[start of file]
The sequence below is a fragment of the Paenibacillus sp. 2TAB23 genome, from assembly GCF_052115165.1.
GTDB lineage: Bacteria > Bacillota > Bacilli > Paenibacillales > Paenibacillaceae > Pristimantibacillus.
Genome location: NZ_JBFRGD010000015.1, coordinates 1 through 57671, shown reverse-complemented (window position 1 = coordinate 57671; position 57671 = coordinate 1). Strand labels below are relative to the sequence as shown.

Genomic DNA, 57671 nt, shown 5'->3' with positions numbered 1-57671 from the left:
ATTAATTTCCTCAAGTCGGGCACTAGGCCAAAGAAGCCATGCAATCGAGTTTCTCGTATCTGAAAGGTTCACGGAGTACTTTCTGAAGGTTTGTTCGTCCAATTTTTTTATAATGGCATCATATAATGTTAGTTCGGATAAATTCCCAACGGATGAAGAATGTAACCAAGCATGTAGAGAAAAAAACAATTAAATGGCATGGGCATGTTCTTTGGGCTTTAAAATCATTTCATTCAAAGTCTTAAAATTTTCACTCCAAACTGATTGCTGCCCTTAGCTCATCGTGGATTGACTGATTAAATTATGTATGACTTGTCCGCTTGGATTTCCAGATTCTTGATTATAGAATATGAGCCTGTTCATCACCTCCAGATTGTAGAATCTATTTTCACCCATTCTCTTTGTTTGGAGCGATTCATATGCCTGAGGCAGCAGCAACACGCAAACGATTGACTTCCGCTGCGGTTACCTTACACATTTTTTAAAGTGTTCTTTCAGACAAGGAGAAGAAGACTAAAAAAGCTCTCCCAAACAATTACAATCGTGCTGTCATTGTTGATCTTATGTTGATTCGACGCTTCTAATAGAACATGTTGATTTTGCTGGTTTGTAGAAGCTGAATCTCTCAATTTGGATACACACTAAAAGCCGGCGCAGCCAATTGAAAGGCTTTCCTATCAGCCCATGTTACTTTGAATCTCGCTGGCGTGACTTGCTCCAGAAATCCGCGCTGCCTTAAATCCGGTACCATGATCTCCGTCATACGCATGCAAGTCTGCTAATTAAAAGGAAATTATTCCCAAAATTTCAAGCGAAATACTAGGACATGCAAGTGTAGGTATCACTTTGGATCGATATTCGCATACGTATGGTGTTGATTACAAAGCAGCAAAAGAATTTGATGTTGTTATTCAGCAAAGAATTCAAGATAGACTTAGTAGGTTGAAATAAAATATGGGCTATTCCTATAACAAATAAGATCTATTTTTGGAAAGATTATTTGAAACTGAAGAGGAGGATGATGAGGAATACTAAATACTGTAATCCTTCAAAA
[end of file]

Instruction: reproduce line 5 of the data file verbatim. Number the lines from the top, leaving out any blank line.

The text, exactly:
ATTAATTTCCTCAAGTCGGGCACTAGGCCAAAGAAGCCATGCAATCGAGTTTCTCGTATCTGAAAGGTTCACGGAGTACTTTCTGAAGGTTTGTTCGTCCAATTTTTTTATAATGGCATCATATAATGTTAGTTCGGATAAATTCCCAACGGATGAAGAATGTAACCAAGCATGTAGAGAAAAAAACAATTAAATGGCATGGGCATGTTCTTTGGGCTTTAAAATCATTTCATTCAAAGTCTTAAAATTTTCACTCCAAACTGATTGCTGCCCTTAGCTCATCGTGGATTGACTGATTAAATTATGTATGACTTGTCCGCTTGGATTTCCAGATTCTTGATTATAGAATATGAGCCTGTTCATCACCTCCAGATTGTAGAATCTATTTTCACCCATTCTCTTTGTTTGGAGCGATTCATATGCCTGAGGCAGCAGCAACACGCAAACGATTGACTTCCGCTGCGGTTACCTTACACATTTTTTAAAGTGTTCTTTCAGACAAGGAGAAGAAGACTAAAAAAGCTCTCCCAAACAATTACAATCGTGCTGTCATTGTTGATCTTATGTTGATTCGACGCTTCTAATAGAACATGTTGATTTTGCTGGTTTGTAGAAGCTGAATCTCTCAATTTGGATACACACTAAAAGCCGGCGCAGCCAATTGAAAGGCTTTCCTATCAGCCCATGTTACTTTGAATCTCGCTGGCGTGACTTGCTCCAGAAATCCGCGCTGCCTTAAATCCGGTACCATGATCTCCGTCATACGCATGCAAGTCTGCTAATTAAAAGGAAATTATTCCCAAAATTTCAAGCGAAATACTAGGACATGCAAGTGTAGGTATCACTTTGGATCGATATTCGCATACGTATGGTGTTGATTACAAAGCAGCAAAAGAATTTGATGTTGTTATTCAGCAAAGAATTCAAGATAGACTTAGTAGGTTGAAATAAAATATGGGCTATTCCTATAACAAATAAGATCTATTTTTGGAAAGATTATTTGAAACTGAAGAGGAGGATGATGAGGAATACTAAATACTGTAATCCTTCAAAA